- Get Involved We did strike a group to plan a series of community forums, intended to reflect the approach taken in the statement and gather public support for a comprehensive approach to the problems outlined, tackle the issue of violence and engage with our communities. Again, if your organization would like to be involved with the public forums, please let Gary Pieters, President of Urban Alliance on Race Relations know so he can follow up.
Urban Alliance President Gary Pieters, and Vice-President Tam Goosen met with John Cartwright, President of the Toronto and York Region Labour Council to discuss the intensity of gun violence in Toronto and a community response. Following their meeting, they agreed to convene a meeting of community groups to come up with a community response.
Gary Pieters, and Tam Goosen led the Media Strategy Group for over 20+ Community-Based Organizations/Agencies that met to discuss violence prevention and healthy communities in Toronto. Arising from that meeting, twenty-four community organizations agreed on a joint statement ‘Embracing Hope – Building Communities’ and are encouraging everyone to use their joint statement, published by the Toronto Star, as a catalyst for suggestions and solutions to the issues and concerns that Toronto’s young women and men are facing. The joint statement published as an editorial in the Toronto Star on August 3, 2012 and titled City-s Summer of Violence Calls for Community-Based Solutions is available online at http://www.thestar.com/opinion/editorialopinion/article/1237084–city-s-summer-of-violence-calls-for-community-based-solutions.
The adhoc community response group formed two committees and heres’s what they are tasked with:
- Forums Group– Purpose is to discuss community groups response and to plan a series of forums in various neighbourhoods across Toronto to discuss the increasing violence and what communities are doing to successfully engage and foster healthy neighbourhoods and the key initiatives that organizations are involved with/implemented that addressed the joint statement. The Forums Group met on August 1st, 2012.
- Media Strategy Group – Purpose is to prepare and disseminate a joint statement “Embracing Hope – Building Communities”; Share the joint statement in the media (Toronto Star and other media/social media); arrange a meeting with the Toronto Star Editorial Board; ongoing media/social media campaign to highlight what community organizations are doing successfully to engage communities and foster violence prevention. The Media Strategy Group met on July 23rd, July 30th and August 13th, 2012 at YWCA Toronto.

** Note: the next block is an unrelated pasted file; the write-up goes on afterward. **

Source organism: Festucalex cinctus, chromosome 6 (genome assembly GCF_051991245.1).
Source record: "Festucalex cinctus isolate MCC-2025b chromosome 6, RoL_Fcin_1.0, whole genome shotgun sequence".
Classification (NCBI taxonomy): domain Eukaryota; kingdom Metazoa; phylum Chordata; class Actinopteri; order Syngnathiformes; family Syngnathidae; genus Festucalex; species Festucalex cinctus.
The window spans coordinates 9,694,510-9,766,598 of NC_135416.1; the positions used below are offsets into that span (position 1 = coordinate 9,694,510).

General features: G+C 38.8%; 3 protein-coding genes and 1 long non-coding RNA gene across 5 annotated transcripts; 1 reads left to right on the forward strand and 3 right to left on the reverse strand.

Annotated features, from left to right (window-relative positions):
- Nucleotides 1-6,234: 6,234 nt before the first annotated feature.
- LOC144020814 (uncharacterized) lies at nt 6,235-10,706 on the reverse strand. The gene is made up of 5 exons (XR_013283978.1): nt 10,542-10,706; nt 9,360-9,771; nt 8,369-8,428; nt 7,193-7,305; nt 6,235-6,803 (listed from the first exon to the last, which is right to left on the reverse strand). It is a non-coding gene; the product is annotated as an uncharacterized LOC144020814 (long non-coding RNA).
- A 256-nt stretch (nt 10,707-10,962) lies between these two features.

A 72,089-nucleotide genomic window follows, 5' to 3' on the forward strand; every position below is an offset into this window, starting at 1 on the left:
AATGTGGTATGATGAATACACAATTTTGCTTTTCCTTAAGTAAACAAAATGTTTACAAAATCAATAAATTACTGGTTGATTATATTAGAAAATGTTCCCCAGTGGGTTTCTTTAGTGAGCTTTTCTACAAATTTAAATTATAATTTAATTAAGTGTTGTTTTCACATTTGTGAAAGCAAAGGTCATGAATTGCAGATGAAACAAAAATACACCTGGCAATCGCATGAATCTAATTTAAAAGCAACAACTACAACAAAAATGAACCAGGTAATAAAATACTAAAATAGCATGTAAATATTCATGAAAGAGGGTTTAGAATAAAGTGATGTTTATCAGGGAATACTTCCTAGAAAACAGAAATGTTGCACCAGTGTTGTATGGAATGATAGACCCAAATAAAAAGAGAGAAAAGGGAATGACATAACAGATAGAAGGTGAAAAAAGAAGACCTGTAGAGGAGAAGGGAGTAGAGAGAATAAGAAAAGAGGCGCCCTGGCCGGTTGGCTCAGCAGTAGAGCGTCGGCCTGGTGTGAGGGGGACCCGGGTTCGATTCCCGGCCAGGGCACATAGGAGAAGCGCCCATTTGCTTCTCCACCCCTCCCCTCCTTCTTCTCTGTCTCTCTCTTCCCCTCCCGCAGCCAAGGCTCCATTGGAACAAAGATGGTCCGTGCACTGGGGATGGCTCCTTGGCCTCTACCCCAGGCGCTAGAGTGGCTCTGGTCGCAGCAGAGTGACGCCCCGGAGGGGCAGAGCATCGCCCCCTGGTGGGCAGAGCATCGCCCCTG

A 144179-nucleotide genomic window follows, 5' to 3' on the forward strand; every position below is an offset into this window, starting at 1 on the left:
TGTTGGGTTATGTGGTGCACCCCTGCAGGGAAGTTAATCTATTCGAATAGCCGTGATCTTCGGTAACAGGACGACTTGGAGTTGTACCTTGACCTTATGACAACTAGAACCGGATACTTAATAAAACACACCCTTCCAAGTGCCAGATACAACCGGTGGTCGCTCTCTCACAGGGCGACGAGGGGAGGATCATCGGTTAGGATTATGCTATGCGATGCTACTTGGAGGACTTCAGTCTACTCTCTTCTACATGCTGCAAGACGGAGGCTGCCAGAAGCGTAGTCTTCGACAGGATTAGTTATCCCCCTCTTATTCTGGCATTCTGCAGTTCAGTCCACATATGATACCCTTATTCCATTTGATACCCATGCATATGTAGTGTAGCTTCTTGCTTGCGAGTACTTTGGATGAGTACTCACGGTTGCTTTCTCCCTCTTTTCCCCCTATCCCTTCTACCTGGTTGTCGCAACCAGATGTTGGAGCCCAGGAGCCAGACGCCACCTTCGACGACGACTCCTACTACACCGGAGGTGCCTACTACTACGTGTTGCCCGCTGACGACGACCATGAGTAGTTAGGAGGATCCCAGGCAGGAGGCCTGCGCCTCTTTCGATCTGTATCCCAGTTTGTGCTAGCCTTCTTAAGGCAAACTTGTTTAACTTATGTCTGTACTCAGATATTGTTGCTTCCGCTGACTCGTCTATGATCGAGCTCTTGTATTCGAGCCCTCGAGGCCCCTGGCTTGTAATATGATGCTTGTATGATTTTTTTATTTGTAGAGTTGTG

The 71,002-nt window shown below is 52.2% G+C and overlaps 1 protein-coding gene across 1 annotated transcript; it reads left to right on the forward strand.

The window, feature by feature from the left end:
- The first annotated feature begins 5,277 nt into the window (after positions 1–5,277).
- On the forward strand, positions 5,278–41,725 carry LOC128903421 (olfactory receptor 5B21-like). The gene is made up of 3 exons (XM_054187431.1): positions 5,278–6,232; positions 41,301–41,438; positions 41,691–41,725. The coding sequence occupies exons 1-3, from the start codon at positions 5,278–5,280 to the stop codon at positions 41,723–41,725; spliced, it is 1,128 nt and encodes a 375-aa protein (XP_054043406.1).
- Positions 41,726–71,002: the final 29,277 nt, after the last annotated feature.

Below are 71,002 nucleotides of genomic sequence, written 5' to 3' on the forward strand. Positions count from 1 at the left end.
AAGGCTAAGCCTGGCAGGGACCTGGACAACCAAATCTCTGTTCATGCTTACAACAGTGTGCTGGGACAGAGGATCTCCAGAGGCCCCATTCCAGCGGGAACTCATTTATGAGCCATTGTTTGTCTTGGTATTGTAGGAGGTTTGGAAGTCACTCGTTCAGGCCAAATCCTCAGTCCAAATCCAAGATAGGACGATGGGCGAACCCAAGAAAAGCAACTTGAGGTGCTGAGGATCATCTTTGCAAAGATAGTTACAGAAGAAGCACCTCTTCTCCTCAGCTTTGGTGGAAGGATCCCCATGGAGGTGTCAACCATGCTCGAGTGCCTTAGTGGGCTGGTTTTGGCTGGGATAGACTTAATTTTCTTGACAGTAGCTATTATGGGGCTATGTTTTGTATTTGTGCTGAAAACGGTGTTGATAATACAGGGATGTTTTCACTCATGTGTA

On August 13th, 2012, Urban Alliance President Gary Pieters, participated in a panel discussion with delegates of the Elementary Teachers Federation of Ontario Black Caucus, with a focus on strategies that ETFO and educators across Ontario can use to engage young people and promote healthy communities.
On August 13th, 2012, Urban Alliance President Gary Pieters and Vice-President Tam Goosen conducted a presentation on community-Labour response to gun violence and community safety to members of the Good Jobs for All Coalition.
On August 11th, Urban Alliance President Gary Pieters, did a live phone interview on ‘Black on Black’, a public affairs community program on CHUO 89.1Fm Ottawa. He discussed a variety of issues including; the mission/vision of Urban Alliance; the Urban Alliance’s involvement in developing a community response to addressing some of the socio-economic roots of violence in our communities; the joint statement published in the Toronto Star; public reaction from the community; and next steps moving forward.
Additionally, Urban Alliance president Gary Pieters was invited to speak on the recent violence and known ways to promote community safety at the Toronto and York Region Labour Council meeting on Thursday, August 2nd, 2012 along with community members Shukri Mohamed, city youth worker, Canadian Union of Public Employees Local 79; and Karen Dublin, Respect Scarborough and UNITE HERE Local 75 leader.
In response to the gun violence on Danzig St. in Scarborough on Monday, July, 17th, 2012, Gary Pieters, president of Urban Alliance, published an op-ed in the Star website on July 19th, 2012 entitled Scarborough shooting aftermath: It’s time to get serious about stopping gun violence Read it here http://www.thestar.com/opinion/editorialopinion/article/122849
At the provincial level, Dr. Eric Hoskins, Minister of Children and Youth Services and Madeleine Meilleur, Minister of Community Safety and Correctional Services conducted a 30-day review following consultations with police, community, business and youth leaders that focused on the many policing programs and community supports to determine which programs will be refocused and what strategic new investments need to be made. Through a web-based survey, online public input was also sought at http://www.children.gov.on.ca/htdocs/English/topics/youthandthelaw/youthactionplan/survey.aspx
Ontario’s Youth Action Plan was released by the Ministers on Wednesday, August 22, 2012 at the YMCA Toronto location on Grosvenor St. in Toronto.